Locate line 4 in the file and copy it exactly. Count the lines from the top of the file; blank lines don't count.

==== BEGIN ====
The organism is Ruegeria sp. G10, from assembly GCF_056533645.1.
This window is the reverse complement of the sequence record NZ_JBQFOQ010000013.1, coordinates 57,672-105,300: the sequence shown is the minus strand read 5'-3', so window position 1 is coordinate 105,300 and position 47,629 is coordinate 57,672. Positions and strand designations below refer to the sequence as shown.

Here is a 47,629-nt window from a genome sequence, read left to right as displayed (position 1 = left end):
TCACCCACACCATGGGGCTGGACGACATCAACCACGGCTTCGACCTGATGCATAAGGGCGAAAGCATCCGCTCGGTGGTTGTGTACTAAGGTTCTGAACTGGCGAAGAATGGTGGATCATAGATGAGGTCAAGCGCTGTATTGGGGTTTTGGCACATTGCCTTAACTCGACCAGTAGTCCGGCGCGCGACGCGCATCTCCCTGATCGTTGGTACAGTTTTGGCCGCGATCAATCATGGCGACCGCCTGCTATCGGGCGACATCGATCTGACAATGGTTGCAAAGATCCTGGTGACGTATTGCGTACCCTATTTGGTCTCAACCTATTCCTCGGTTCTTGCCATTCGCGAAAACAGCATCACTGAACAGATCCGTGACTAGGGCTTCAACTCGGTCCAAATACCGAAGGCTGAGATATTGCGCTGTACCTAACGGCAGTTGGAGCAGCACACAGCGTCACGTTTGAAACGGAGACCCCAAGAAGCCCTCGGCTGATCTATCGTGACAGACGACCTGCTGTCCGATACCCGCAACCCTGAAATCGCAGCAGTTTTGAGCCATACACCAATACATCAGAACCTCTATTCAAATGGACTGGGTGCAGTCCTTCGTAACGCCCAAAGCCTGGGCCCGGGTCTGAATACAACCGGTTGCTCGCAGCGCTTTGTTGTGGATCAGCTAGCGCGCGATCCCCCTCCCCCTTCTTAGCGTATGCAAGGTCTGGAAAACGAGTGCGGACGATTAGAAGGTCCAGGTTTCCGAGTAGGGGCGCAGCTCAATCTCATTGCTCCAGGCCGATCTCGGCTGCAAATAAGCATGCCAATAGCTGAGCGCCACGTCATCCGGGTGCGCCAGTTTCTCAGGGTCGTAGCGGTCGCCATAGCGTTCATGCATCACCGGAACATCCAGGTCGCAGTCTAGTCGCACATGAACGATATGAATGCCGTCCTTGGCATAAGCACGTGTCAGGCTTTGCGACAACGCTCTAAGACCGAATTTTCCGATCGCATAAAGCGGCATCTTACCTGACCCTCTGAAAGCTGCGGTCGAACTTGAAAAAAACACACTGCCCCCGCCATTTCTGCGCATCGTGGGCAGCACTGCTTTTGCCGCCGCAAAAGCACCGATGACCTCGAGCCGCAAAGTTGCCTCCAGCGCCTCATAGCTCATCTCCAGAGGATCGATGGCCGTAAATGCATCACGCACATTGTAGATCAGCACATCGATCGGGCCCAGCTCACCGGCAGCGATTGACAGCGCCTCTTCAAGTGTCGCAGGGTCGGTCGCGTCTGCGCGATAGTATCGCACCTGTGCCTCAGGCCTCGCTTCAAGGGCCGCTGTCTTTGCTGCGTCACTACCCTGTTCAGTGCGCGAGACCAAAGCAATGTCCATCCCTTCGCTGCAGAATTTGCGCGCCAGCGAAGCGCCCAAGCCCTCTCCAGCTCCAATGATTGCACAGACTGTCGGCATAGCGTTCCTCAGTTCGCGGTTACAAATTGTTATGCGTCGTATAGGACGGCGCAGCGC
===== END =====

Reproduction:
TCACCCACACCATGGGGCTGGACGACATCAACCACGGCTTCGACCTGATGCATAAGGGCGAAAGCATCCGCTCGGTGGTTGTGTACTAAGGTTCTGAACTGGCGAAGAATGGTGGATCATAGATGAGGTCAAGCGCTGTATTGGGGTTTTGGCACATTGCCTTAACTCGACCAGTAGTCCGGCGCGCGACGCGCATCTCCCTGATCGTTGGTACAGTTTTGGCCGCGATCAATCATGGCGACCGCCTGCTATCGGGCGACATCGATCTGACAATGGTTGCAAAGATCCTGGTGACGTATTGCGTACCCTATTTGGTCTCAACCTATTCCTCGGTTCTTGCCATTCGCGAAAACAGCATCACTGAACAGATCCGTGACTAGGGCTTCAACTCGGTCCAAATACCGAAGGCTGAGATATTGCGCTGTACCTAACGGCAGTTGGAGCAGCACACAGCGTCACGTTTGAAACGGAGACCCCAAGAAGCCCTCGGCTGATCTATCGTGACAGACGACCTGCTGTCCGATACCCGCAACCCTGAAATCGCAGCAGTTTTGAGCCATACACCAATACATCAGAACCTCTATTCAAATGGACTGGGTGCAGTCCTTCGTAACGCCCAAAGCCTGGGCCCGGGTCTGAATACAACCGGTTGCTCGCAGCGCTTTGTTGTGGATCAGCTAGCGCGCGATCCCCCTCCCCCTTCTTAGCGTATGCAAGGTCTGGAAAACGAGTGCGGACGATTAGAAGGTCCAGGTTTCCGAGTAGGGGCGCAGCTCAATCTCATTGCTCCAGGCCGATCTCGGCTGCAAATAAGCATGCCAATAGCTGAGCGCCACGTCATCCGGGTGCGCCAGTTTCTCAGGGTCGTAGCGGTCGCCATAGCGTTCATGCATCACCGGAACATCCAGGTCGCAGTCTAGTCGCACATGAACGATATGAATGCCGTCCTTGGCATAAGCACGTGTCAGGCTTTGCGACAACGCTCTAAGACCGAATTTTCCGATCGCATAAAGCGGCATCTTACCTGACCCTCTGAAAGCTGCGGTCGAACTTGAAAAAAACACACTGCCCCCGCCATTTCTGCGCATCGTGGGCAGCACTGCTTTTGCCGCCGCAAAAGCACCGATGACCTCGAGCCGCAAAGTTGCCTCCAGCGCCTCATAGCTCATCTCCAGAGGATCGATGGCCGTAAATGCATCACGCACATTGTAGATCAGCACATCGATCGGGCCCAGCTCACCGGCAGCGATTGACAGCGCCTCTTCAAGTGTCGCAGGGTCGGTCGCGTCTGCGCGATAGTATCGCACCTGTGCCTCAGGCCTCGCTTCAAGGGCCGCTGTCTTTGCTGCGTCACTACCCTGTTCAGTGCGCGAGACCAAAGCAATGTCCATCCCTTCGCTGCAGAATTTGCGCGCCAGCGAAGCGCCCAAGCCCTCTCCAGCTCCAATGATTGCACAGACTGTCGGCATAGCGTTCCTCAGTTCGCGGTTACAAATTGTTATGCGTCGTATAGGACGGCGCAGCGC